McNamara, I.; Tremelling, M.; Dunkley, I.; Roberts, P.; Dickenson, R.
April 2003
Gut;Apr2003 Supplement 1, Vol. 52, pA74
Academic Journal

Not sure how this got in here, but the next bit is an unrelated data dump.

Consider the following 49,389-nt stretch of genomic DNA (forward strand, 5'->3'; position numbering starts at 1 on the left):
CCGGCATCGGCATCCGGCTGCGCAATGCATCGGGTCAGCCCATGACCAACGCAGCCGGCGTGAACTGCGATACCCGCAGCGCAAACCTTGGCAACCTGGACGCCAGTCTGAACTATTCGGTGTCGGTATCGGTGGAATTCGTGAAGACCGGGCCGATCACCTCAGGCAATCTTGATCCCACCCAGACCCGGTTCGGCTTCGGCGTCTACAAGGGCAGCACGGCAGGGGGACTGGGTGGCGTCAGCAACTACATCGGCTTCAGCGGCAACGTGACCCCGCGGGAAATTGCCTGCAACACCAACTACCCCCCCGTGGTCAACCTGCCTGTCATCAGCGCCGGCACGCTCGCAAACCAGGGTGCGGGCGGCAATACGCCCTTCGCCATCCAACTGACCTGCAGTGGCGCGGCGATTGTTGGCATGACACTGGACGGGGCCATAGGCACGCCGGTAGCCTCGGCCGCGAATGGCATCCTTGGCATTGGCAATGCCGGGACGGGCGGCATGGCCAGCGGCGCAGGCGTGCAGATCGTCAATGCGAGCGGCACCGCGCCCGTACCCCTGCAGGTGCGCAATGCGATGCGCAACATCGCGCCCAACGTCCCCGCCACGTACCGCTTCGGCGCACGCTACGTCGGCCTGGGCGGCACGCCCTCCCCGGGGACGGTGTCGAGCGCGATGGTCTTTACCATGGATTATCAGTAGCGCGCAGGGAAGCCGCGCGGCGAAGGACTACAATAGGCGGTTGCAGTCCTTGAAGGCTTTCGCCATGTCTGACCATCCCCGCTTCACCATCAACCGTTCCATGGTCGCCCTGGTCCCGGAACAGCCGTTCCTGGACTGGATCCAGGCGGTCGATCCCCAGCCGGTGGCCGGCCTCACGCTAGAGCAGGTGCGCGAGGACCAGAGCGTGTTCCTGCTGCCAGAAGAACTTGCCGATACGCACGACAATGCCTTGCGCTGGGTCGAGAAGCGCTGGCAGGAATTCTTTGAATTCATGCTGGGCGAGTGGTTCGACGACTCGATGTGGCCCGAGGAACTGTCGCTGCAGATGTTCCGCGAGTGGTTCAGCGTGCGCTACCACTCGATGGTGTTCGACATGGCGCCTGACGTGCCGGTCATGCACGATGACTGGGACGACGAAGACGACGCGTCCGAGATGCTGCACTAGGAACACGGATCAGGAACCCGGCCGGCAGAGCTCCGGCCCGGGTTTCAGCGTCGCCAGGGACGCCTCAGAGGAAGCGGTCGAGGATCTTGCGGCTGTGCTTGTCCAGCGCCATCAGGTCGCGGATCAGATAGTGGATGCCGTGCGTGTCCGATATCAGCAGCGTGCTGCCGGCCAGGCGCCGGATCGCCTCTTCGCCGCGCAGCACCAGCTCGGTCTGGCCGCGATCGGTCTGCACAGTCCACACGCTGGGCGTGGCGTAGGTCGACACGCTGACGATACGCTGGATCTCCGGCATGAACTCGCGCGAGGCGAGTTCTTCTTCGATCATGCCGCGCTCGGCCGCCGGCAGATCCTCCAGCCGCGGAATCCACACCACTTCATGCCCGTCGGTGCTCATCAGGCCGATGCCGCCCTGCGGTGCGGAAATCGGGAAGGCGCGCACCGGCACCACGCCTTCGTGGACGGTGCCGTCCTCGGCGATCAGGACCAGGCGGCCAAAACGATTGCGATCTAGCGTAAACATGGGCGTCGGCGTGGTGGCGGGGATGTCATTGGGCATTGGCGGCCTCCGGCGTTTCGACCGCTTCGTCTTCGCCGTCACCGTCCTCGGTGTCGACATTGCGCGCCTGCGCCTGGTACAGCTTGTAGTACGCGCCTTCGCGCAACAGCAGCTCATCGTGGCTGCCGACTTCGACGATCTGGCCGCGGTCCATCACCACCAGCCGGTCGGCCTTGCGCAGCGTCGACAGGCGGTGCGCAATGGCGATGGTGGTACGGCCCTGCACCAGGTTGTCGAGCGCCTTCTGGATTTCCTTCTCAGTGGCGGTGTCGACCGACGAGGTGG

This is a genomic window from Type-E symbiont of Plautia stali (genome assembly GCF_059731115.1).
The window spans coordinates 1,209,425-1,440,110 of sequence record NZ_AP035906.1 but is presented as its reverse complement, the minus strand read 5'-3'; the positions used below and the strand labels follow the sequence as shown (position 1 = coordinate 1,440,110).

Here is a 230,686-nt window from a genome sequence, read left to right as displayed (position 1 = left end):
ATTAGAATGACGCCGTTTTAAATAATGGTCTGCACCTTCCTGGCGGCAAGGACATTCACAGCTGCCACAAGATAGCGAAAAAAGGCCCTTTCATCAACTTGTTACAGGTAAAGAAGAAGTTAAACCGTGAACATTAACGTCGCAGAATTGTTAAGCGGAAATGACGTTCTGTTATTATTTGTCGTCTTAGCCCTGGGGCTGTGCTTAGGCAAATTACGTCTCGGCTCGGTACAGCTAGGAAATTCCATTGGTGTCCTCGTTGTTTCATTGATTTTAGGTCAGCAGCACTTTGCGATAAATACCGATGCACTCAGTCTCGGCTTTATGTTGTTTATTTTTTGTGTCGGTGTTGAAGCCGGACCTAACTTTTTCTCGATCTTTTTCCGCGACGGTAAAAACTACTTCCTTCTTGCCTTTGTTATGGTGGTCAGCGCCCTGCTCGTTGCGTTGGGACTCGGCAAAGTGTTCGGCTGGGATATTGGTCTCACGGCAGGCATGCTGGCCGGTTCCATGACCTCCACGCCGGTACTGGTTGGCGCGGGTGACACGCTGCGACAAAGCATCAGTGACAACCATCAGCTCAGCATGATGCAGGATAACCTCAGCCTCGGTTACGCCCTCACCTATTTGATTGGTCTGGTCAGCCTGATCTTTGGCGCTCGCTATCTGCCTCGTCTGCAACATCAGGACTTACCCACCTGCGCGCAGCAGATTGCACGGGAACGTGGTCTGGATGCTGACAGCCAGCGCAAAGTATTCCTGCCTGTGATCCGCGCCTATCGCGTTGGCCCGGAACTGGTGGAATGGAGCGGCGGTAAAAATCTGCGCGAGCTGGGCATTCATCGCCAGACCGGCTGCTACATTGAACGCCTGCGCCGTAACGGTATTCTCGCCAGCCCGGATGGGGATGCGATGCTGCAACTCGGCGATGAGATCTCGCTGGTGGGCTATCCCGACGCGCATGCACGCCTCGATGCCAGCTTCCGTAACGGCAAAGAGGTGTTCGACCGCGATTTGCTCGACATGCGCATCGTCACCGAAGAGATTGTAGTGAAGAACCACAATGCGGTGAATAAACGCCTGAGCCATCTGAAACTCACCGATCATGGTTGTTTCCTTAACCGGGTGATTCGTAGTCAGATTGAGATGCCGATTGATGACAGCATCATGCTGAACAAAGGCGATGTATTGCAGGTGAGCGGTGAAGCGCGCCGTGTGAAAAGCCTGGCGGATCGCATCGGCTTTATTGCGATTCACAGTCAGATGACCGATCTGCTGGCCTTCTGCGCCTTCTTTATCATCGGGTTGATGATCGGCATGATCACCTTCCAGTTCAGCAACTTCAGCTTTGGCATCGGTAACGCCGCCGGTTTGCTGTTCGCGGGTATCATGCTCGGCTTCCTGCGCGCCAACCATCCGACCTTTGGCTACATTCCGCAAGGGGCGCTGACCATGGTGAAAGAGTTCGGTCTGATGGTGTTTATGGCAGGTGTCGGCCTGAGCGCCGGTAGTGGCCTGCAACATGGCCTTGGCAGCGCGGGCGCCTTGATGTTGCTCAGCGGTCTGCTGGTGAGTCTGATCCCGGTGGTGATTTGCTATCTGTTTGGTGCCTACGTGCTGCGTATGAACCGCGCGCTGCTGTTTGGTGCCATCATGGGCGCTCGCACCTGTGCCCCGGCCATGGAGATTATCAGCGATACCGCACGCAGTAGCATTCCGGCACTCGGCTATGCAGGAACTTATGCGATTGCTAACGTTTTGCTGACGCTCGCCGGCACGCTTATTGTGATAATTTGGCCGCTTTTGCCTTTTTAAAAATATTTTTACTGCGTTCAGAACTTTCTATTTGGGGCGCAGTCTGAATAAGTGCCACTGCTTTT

Background: The deployment of self expanding enteral stents via endoscopic and fluoroscopic guidance has emerged as effective treatment of large bowel obstruction in both the acute and elective setting. Methods: 20 consecutive patients (10 male), with a median age of 72 years were studied between 1997 and 2002 on an intention to treat basis. All patients had symptomatic large bowel strictures. Results: 26 procedures were performed on 20 patients. A total of 15 stents were inserted with successful placement on the first attempt in 13 procedures. One patient was stented on the second occasion and one patient was stented on the fourth occasion. In 5 patients (6 procedures) a wire could not be passed due to complete occlusion of the lumen or due to the position of the carcinoma which prevented viewing 'en face". The remainder of the failures were due to poor preparation of the colon, or the stenosis being too lax to be amenable to stenting. The cause of the stenosis was malignant in 19 cases with the sites being rectosigmoid (45%), sigmoid colon (40%), splenic flexure (10%), transverse colon (5%). Symptoms improved in all patients successfully stented but in one patient there was distal migration of the stent 3 days later. In the others good palliation was obtained with a median symptom free survival of 7 months. 14 patients died in follow up due to causes unrelated to stent insertion. Conclusion: Colonic stents have an important place in the management of large bowel obstruction and palliation of colonic carcinoma and should be available in any district general hospital.


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